CD8+ T-Cell depletion and rapamycin synergize with combined coreceptor/stimulation blockade to induce robust limb allograft tolerance in mice.
Li Z., Benghiat FS., Charbonnier LM., Kubjak C., Rivas MN., Cobbold SP., Waldmann H., De Wilde V., Petein M., Schuind F., Goldman M., Le Moine A.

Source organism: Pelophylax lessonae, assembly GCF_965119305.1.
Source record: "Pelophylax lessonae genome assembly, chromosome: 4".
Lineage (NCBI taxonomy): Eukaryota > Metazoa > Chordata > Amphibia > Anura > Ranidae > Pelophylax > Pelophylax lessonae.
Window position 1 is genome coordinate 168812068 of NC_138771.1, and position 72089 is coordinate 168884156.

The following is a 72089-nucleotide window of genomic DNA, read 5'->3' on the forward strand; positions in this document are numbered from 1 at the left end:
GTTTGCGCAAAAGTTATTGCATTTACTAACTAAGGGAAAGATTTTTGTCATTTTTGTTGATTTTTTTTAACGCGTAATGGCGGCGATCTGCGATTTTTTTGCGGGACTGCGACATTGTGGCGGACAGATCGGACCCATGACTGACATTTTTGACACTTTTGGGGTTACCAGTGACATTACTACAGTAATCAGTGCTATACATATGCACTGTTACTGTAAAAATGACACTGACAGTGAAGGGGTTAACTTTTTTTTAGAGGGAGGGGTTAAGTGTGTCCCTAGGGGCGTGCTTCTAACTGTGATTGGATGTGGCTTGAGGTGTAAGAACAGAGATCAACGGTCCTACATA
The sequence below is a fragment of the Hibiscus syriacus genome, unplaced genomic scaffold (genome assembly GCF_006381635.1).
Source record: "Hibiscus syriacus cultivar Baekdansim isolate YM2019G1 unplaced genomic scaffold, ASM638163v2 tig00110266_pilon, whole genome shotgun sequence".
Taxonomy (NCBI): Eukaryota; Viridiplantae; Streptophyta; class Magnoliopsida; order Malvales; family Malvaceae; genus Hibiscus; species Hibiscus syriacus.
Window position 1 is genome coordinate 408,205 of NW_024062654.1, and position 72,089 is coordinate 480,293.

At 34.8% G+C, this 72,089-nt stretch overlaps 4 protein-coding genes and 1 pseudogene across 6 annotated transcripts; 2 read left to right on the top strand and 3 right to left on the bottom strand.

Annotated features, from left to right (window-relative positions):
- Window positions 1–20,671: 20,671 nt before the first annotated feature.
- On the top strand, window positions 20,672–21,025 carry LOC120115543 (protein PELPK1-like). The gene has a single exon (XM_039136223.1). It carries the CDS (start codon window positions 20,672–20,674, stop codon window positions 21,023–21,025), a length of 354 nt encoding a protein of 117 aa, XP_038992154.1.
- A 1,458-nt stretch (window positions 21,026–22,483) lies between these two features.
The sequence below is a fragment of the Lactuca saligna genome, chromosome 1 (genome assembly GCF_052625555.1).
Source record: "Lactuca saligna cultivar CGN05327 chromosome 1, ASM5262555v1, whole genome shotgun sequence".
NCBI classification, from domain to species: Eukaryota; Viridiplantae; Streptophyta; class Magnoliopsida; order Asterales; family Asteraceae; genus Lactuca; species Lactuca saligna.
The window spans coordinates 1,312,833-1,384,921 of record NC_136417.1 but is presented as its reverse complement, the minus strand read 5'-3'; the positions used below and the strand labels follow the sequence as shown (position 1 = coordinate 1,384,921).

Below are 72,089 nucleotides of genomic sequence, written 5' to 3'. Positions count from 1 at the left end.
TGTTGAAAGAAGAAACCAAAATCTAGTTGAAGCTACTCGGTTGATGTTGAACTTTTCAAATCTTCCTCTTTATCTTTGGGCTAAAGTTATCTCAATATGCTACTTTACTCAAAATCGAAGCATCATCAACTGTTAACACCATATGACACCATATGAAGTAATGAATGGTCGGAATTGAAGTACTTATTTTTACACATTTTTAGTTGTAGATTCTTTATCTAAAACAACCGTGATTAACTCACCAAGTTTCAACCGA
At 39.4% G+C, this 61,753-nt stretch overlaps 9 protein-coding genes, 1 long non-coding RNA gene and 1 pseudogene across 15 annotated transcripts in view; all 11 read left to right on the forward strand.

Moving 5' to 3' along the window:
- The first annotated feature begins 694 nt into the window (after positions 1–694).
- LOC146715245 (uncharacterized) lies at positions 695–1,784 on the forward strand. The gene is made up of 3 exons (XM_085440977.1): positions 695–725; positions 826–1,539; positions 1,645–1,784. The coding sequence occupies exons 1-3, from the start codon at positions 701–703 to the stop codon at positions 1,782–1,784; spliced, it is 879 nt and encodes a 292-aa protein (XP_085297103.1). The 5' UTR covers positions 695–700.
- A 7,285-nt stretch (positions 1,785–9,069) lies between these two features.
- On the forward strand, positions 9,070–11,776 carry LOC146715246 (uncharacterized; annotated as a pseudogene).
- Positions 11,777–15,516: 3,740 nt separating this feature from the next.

The growing development of composite tissue allografts (CTA) highlights the need for tolerance induction protocols. Herein, we developed a mouse model of heterotopic limb allograft in a stringent strain combination in which potentially tolerogenic strategies were tested taking advantage of donor stem cells in the grafted limb. BALB/c allografts were transplanted into C57BL/6 mice treated with anti-CD154 mAb, nondepleting anti-CD4 combined to either depleting or nondepleting anti-CD8 mAbs. Some groups received additional rapamycin. Both depleting and nondepleting mAb combinations without rapamycin only delayed limb allograft rejection, whereas the addition of rapamycin induced long-term allograft survival in both combinations. Nevertheless, robust donor-specific tolerance, defined by the acceptance of a fresh donor-type skin allograft and simultaneous rejection of third-party grafts, required initial CD8(+) T-cell depletion. Mixed donor-recipient chimerism was observed in lymphoid organs and recipient bone marrow of tolerant but not rejecting animals. Tolerance specificity was confirmed by the inability to produce IL-2, IFN-gamma and TNF-alpha in MLC with donor antigen while significant alloreactivity persisted against third- party alloantigens. Collectively, these results show that robust CTA tolerance and mixed donor-recipient chimerism can be achieved in response to the synergizing combination of rapamycin, transient CD8(+) T-cell depletion and costimulation/coreceptor blockade.